mislead

verb
mis·​lead | \ ˌmis-ˈlēd \
misled\ -​ˈled \; misleading

Definition of mislead

transitive verb

: to lead in a wrong direction or into a mistaken action or belief often by deliberate deceit His comments were a deliberate attempt to mislead the public.

intransitive verb

: to lead astray : give a wrong impression exciting as they are, they mislead— E. M. Forster

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Other Words from mislead

misleader noun
misleadingly \ -​ˈlē-​diŋ-​lē \ adverb

Choose the Right Synonym for mislead

deceive, mislead, delude, beguile mean to lead astray or frustrate usually by underhandedness. deceive implies imposing a false idea or belief that causes ignorance, bewilderment, or helplessness. tried to deceive me about the cost mislead implies a leading astray that may or may not be intentional. I was misled by the confusing sign delude implies deceiving so thoroughly as to obscure the truth. we were deluded into thinking we were safe beguile stresses the use of charm and persuasion in deceiving. was beguiled by false promises

Examples of mislead in a Sentence

We believe that her comments were deliberately meant to mislead the public. We believe that her comments were deliberately meant to mislead.

Recent Examples on the Web

The bill’s supporters argued that Cotton either misunderstood the bill or was misleading the public about it. German Lopez, Vox, "The Senate just passed criminal justice reform," 19 Dec. 2018 Lawrence Kudlow, director of the White House’s National Economic Council, also presented a rosy picture, though others who are tracking the talks say statements may be misleading. Vivian Salama, WSJ, "Trump Names Lighthizer to Run U.S.-China Negotiations," 3 Dec. 2018 But claims that the repeal plans would have eliminated coverage for all of them are misleading. Linda Qiu, The Seattle Times, "A Fact-Checker’s Guide to Thanksgiving Politics," 21 Nov. 2018 Schnader Harrison and Rosenfield on Monday said the claims in the federal court suit in Philadelphia were misleading and inaccurate. Bob Fernandez, Philly.com, "Philly law firm Schnader Harrison, lawyer sued in Middleton brother-sister feud over billions," 26 June 2018 Near the end, Madaleno rebelled against those rules by interjecting that many of his opponents were misleading voters into thinking most of the revenue Maryland gets from casinos does not go to education. Michael Dresser, baltimoresun.com, "Pot, polls and pizza: Maryland Democratic candidates for governor end debate on high note," 14 June 2018 At the same time, Uber reduced some safety precautions, and was sometimes misleading in its description of its program and its failures. David Z. Morris, Fortune, "At Uber, Troubling Signs Were Rampant Long Before a Fatal Self-Driving Crash," 24 Mar. 2018 Schwab says statements were misleading because the agency would never be able to capture everyone on the Northern California target list. CBS News, "ICE spokesman James Schwab quits, disputes claims 800 eluded arrest," 13 Mar. 2018 The court filings in Canada allege that at least three other global banks were misled by Huawei employees and representatives about the relationship between Huawei and Skycom. Eva Dou, WSJ, "Two British Banks Ensnared in Huawei Dispute," 9 Dec. 2018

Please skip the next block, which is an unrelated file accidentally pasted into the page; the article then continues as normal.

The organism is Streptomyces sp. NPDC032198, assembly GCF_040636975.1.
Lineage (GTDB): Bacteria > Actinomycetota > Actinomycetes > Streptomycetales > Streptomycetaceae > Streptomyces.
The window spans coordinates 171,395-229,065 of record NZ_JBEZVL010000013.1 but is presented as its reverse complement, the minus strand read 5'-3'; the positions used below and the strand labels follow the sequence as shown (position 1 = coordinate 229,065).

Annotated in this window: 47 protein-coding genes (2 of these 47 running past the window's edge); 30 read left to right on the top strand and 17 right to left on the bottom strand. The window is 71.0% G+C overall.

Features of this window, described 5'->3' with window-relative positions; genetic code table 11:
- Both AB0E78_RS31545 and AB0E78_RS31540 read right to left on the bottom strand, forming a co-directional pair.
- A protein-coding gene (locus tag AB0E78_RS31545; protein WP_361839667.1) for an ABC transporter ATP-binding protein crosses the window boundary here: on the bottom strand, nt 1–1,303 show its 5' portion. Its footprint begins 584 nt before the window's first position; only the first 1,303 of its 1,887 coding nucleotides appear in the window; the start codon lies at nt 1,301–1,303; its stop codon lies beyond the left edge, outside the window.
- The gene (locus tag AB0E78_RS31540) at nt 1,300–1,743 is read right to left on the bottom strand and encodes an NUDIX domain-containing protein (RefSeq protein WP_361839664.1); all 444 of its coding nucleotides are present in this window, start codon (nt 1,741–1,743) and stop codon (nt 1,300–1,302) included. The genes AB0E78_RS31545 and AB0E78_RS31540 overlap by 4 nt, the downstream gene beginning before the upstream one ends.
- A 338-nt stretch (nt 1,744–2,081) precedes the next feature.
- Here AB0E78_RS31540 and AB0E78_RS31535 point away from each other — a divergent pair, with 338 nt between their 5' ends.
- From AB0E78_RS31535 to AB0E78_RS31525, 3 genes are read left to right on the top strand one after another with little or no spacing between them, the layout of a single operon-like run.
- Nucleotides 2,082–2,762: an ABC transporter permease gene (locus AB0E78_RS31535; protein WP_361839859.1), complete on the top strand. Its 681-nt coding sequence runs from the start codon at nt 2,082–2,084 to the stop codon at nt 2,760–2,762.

These example sentences are selected automatically from various online news sources to reflect current usage of the word 'mislead.' Views expressed in the examples do not represent the opinion of Merriam-Webster or its editors. Send us feedback.

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First Known Use of mislead

before the 12th century, in the meaning defined at transitive sense

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Learn More about mislead

Dictionary Entries near mislead

misky

mislabel

mislay

mislead

mislear

misleared

mislearn

Statistics for mislead

Last Updated

31 Dec 2018

Look-up Popularity

Time Traveler for mislead

The first known use of mislead was before the 12th century

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More Definitions for mislead

mislead

verb

English Language Learners Definition of mislead

: to cause (someone) to believe something that is not true

mislead

verb
mis·​lead | \ mis-ˈlēd \
misled\ -​ˈled \; misleading

Kids Definition of mislead

: to cause (someone) to believe something that is not true His comments were intended to mislead the public.

mislead

verb
mis·​lead | \ mis-ˈlēd \
misled\ -​ˈled \; misleading

Legal Definition of mislead

transitive verb

: to lead into a mistaken action or belief : to cause to have a false impression

intransitive verb

: to create a false impression — compare deceive

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More from Merriam-Webster on mislead

Thesaurus: All synonyms and antonyms for mislead

Spanish Central: Translation of mislead

Nglish: Translation of mislead for Spanish Speakers

Britannica English: Translation of mislead for Arabic Speakers

Comments on mislead

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